And the Academy Award goes to… me

Chris Carmona

The biggest perk for those of us who didn’t major in something that also happens to be a job is that we still get to dream. I mean, you (the accountant) can still dream, but, if everything goes as planned, your career is essentially mapped out and almost completely absent of surprises. I, on the other hand, have just completed the acceptance speech for my third Oscar. My first two Academy Awards will naturally be for Best Original Screenplay (I’ll have created a subgenre for cinema – both provocative, unsettling and overloaded with plot twists – that will be known, much to my humble dismay, as Carmo-noir). My first acceptance speech will be generic-Carmona: insanely witty, concise and deeply heartfelt. My second acceptance speech will be called, again to my dismay, “the Citizen Kane of acceptance speeches.” It’ll be quirky yet introspective, hilarious but sad, somehow both gripping and soothing. It will mark the longest minute that live television has ever seen. There will be documentaries devoted to it. The President will quote my acceptance speech during his State of the Union address. All to my humble dismay.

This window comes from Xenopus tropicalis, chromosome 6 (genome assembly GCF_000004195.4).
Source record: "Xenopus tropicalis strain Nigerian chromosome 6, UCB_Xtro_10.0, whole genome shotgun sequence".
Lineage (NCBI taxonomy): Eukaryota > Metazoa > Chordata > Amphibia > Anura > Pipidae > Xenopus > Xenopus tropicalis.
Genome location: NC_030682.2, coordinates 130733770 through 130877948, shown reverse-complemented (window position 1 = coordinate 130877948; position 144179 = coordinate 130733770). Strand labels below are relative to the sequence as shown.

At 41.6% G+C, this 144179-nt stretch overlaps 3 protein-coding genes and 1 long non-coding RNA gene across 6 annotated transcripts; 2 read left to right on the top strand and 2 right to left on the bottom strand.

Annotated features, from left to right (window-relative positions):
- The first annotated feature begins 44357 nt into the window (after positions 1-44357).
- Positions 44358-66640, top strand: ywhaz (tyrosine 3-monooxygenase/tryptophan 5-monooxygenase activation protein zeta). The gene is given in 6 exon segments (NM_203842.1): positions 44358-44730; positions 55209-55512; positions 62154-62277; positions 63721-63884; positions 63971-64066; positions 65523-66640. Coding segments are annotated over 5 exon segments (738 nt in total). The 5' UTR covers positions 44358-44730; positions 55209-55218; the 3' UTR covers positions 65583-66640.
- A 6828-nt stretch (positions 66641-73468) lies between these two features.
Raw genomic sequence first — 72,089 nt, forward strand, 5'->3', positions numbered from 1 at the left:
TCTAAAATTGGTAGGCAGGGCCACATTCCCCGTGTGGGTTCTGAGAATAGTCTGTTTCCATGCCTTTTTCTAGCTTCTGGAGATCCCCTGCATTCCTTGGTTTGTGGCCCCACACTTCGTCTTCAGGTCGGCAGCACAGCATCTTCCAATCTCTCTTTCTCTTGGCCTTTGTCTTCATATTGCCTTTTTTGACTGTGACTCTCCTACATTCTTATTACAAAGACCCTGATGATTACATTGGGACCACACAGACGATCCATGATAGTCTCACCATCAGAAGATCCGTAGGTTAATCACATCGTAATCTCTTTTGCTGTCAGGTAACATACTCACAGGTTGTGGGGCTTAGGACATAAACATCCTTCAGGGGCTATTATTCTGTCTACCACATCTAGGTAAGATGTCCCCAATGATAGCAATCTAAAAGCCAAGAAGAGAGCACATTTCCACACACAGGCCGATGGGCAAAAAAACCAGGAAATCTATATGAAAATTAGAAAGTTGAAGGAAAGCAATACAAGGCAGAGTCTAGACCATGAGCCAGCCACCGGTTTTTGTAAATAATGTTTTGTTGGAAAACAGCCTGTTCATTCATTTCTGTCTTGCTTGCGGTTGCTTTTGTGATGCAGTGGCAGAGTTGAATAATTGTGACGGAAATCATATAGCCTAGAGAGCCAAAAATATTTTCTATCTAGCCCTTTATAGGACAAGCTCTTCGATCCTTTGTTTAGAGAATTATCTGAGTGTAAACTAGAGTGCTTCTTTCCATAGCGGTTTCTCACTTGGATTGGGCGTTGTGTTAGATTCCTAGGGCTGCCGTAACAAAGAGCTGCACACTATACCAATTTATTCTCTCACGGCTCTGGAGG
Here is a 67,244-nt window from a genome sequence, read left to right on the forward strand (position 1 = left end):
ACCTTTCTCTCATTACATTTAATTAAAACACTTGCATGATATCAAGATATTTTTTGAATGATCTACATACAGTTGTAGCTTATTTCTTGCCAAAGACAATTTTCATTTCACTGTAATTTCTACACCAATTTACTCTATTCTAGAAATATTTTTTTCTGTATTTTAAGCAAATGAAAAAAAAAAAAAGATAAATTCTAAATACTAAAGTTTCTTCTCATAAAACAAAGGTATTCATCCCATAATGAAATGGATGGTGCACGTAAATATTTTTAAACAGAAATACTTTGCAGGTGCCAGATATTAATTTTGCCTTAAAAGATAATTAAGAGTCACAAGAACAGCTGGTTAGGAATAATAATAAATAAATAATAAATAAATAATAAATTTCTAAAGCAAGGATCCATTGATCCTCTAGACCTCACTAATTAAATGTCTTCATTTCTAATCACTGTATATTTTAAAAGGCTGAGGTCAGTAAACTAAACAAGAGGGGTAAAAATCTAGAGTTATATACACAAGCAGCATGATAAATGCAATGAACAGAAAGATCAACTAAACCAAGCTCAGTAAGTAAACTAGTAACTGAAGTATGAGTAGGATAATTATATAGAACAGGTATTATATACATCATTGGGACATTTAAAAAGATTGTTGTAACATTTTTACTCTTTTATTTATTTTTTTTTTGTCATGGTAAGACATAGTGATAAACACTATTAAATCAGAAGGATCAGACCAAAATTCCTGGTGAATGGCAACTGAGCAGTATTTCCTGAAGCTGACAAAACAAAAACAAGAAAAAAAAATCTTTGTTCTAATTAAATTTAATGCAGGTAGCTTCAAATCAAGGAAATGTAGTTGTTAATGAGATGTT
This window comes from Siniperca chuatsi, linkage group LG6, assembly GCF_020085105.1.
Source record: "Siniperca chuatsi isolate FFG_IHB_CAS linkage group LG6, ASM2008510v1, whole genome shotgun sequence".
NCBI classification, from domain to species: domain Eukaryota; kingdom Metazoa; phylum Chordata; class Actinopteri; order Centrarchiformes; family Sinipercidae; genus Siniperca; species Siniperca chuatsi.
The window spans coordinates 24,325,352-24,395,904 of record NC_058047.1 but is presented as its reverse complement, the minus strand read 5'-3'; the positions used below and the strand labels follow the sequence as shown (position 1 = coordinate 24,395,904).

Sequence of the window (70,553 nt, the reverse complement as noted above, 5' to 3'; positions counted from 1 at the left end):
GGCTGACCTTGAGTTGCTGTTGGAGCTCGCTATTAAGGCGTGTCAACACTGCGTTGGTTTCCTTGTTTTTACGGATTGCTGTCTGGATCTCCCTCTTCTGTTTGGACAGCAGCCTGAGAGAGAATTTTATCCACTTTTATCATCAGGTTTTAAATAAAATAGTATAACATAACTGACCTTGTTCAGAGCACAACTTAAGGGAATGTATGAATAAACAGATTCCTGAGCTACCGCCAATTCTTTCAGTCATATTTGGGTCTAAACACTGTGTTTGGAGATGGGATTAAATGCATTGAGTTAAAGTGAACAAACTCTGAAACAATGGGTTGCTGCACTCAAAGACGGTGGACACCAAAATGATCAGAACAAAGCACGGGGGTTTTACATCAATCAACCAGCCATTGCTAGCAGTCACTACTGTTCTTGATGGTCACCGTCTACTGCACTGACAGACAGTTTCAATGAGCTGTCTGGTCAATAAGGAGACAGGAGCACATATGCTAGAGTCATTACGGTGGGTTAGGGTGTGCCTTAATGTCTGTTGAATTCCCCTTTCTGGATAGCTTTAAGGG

But this isn’t the acceptance speech you get to read. That’s for 2017. Here’s the 2020 acceptance speech, for my third Oscar: Best Director. I’ll have finally engraved my name as an auteur of American film, this being only the second full-length motion picture that I will have directed, a tragic story of polygamy and incest in rural Utah with a twist ending that would make M. Knight Shyamalan blush. By this time, Adam Brody will have become a reputable enough actor to present the award. He’ll read off the nominees, holding extra long for the applause to finally fade away after chanting my pious name. When minutes follow and the crowd fails to subside, he’ll reluctantly continue, in vain, announcing the other nominees.

“And the winner is,” Brody says, opening the envelope while the silent auditorium awaits. As he playfully rolls his eyes, I’m already leaning over to kiss my girlfriend. “Christian Carmona for Winding Trees.”